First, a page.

That said - your numbers and budget seem a little tight.

I ran it in firecalc... I plugged in a portfolio of 1.040M (your 400k 401k, and the lump sum), and a spend level of 72000 for 30 years. I wasn't sure what your social security would be - so I put in 12k/year. (Does your wife also get soc. sec?) I left everything else as defaults. It wasn't a rosy picture. I'm probably not accounting for everything... I did not account for the approx. 100k of real estate equity you'll be receiving when you sell your cottage and downstate house. I also didn't account for portfolio increases in the 2 years you pan to continue working... if you're doing catch up contributions that means you could contribute another 56k between now and retirement.
Thanks. Any reason you picked $72K spend level, I was using $62K. I was using 1.14M for the portfolio not including the property receipts, and SS should be 21,400. I haven't looked at the wife's SS, she only worked part time for a few years so I don't think it will be much. I do have another small pension out there from a former employer, I need to track down all the mergers and find out how to estimate that. I'm seeing 94% - 100% success in the scenarios I've run, and it doesn't seem like it will take many adjustments to make them all 100%.

I hope you dodge the cancer bullet, having that kind of a family. Either you go before your time or you live though some pretty harsh treatments, neither is something I'd with on anyone. But knowing that you could is one good reason to enjoy every day you get!
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Old 03-09-2015, 11:11 AM   #8
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Looks like you've done a fair bit of homework though given where you live I'm a bit surprised that your budget is as high as it is. It's not that far from mine and I live in a far more expensive area. And you could always look to do things to reduce further (sell the current car and get a used one as an example if you aren't as much) but that's something you'll have to figure.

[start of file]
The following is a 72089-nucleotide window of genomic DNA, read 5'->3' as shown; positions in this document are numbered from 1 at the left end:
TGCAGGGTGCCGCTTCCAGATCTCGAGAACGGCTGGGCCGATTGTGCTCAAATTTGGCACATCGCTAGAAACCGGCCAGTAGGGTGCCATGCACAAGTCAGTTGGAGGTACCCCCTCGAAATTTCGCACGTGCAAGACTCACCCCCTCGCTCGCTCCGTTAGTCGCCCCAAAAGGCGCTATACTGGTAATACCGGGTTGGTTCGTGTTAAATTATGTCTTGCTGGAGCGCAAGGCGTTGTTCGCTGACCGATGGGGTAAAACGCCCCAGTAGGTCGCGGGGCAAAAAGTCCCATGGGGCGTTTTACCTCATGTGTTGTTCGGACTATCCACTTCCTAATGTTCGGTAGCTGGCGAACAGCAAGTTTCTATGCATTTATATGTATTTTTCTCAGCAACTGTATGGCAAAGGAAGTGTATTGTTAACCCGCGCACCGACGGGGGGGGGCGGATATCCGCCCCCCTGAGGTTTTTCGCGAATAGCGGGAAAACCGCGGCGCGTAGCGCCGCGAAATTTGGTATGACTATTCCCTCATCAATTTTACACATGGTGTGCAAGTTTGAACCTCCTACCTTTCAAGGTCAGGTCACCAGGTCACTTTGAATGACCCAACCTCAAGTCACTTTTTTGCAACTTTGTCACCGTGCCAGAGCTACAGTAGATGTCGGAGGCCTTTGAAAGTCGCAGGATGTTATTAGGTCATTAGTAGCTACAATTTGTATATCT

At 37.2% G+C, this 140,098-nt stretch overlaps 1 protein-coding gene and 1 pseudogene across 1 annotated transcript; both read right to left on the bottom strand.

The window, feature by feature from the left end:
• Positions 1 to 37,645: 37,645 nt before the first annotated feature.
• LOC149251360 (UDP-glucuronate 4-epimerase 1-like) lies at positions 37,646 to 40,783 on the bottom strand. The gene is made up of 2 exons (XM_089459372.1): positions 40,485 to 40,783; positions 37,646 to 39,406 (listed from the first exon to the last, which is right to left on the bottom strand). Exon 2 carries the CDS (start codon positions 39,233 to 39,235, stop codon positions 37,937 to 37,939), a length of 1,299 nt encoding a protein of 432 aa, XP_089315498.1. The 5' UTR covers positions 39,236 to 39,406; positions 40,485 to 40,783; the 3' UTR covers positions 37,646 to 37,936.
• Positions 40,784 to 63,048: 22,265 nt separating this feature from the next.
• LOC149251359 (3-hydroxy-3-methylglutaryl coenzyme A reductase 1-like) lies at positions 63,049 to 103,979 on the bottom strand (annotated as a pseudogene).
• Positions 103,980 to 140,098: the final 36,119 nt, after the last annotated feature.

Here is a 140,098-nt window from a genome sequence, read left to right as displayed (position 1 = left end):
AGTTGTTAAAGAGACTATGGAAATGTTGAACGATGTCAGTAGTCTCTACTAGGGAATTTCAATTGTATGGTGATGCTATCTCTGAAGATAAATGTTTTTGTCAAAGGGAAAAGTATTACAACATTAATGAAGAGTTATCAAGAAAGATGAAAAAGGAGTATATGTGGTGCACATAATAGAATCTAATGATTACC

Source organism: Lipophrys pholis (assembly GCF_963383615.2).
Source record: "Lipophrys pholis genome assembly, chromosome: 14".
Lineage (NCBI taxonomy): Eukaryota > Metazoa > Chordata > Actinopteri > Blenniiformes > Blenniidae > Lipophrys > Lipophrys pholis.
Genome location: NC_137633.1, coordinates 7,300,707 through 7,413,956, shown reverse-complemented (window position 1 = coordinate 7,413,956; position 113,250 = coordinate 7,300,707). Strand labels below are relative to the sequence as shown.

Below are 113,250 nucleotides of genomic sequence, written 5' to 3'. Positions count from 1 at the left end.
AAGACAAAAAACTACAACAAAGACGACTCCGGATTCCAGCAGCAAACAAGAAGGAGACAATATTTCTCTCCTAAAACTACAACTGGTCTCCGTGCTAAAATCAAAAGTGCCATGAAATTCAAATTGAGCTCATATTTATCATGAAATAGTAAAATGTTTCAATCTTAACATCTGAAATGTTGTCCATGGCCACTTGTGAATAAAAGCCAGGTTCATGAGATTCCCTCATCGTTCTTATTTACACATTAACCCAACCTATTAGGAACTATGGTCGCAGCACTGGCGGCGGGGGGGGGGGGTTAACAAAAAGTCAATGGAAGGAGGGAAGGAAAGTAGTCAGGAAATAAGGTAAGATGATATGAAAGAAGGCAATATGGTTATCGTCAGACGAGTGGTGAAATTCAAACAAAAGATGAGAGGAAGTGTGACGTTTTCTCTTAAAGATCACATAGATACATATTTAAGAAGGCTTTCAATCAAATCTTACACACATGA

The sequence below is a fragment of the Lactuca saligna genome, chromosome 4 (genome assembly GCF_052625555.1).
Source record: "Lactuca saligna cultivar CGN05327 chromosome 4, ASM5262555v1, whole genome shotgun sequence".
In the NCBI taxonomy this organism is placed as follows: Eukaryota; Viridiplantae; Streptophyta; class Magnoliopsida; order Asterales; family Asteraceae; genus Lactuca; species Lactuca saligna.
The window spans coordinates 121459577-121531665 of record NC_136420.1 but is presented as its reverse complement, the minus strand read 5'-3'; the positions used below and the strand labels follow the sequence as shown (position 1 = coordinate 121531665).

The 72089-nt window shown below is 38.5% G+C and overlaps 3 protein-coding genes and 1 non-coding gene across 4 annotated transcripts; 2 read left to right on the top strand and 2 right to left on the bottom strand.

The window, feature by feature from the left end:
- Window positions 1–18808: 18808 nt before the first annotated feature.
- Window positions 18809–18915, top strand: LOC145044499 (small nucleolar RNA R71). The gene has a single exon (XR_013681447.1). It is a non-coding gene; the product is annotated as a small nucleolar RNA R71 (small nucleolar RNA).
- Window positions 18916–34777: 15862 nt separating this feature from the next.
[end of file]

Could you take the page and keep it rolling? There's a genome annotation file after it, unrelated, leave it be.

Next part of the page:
I'd be most concerned about the medical bills given your previous history. I am not sure if they are going to be fixed expenses that you can easily budget for or they could escalate and get out of hand rapidly should a worse case situation arise.

My biggest worry if I were you is the health care given the medical history. Are those costs you have budgeted fixed or can they go up substantially? You already know more than most of us what can happen with medical issues.

Given your history I think in your shoes I would tend to roll the dice somewhat. Time >>$$ and with your history in spite of your herculean efforts already you may feel that you are more likely to run out of time than someone who is completely healthy and considering ER. You aren't planning to retire today so you have some time to consider things to help you be 100% comfortable in retirement.

Finally I truly hope you and your wife completely beat the big C and you have a long and wonderful life together. Though healthy cancer is one of the main reasons why I have saved dilegently to ER as it took my mother at far too young an age (68). Had she not ER she might have only had a year or two to enjoy life before life became unbearable.
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Old 03-09-2015, 07:46 PM   #9
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Looks like you've done a fair bit of homework though given where you live I'm a bit surprised that your budget is as high as it is. It's not that far from mine and I live in a far more expensive area. And you could always look to do things to reduce further (sell the current car and get a used one as an example if you aren't as much) but that's something you'll have to figure.

I'd be most concerned about the medical bills given your previous history. I am not sure if they are going to be fixed expenses that you can easily budget for or they could escalate and get out of hand rapidly should a worse case situation arise.

My biggest worry if I were you is the health care given the medical history. Are those costs you have budgeted fixed or can they go up substantially? You already know more than most of us what can happen with medical issues.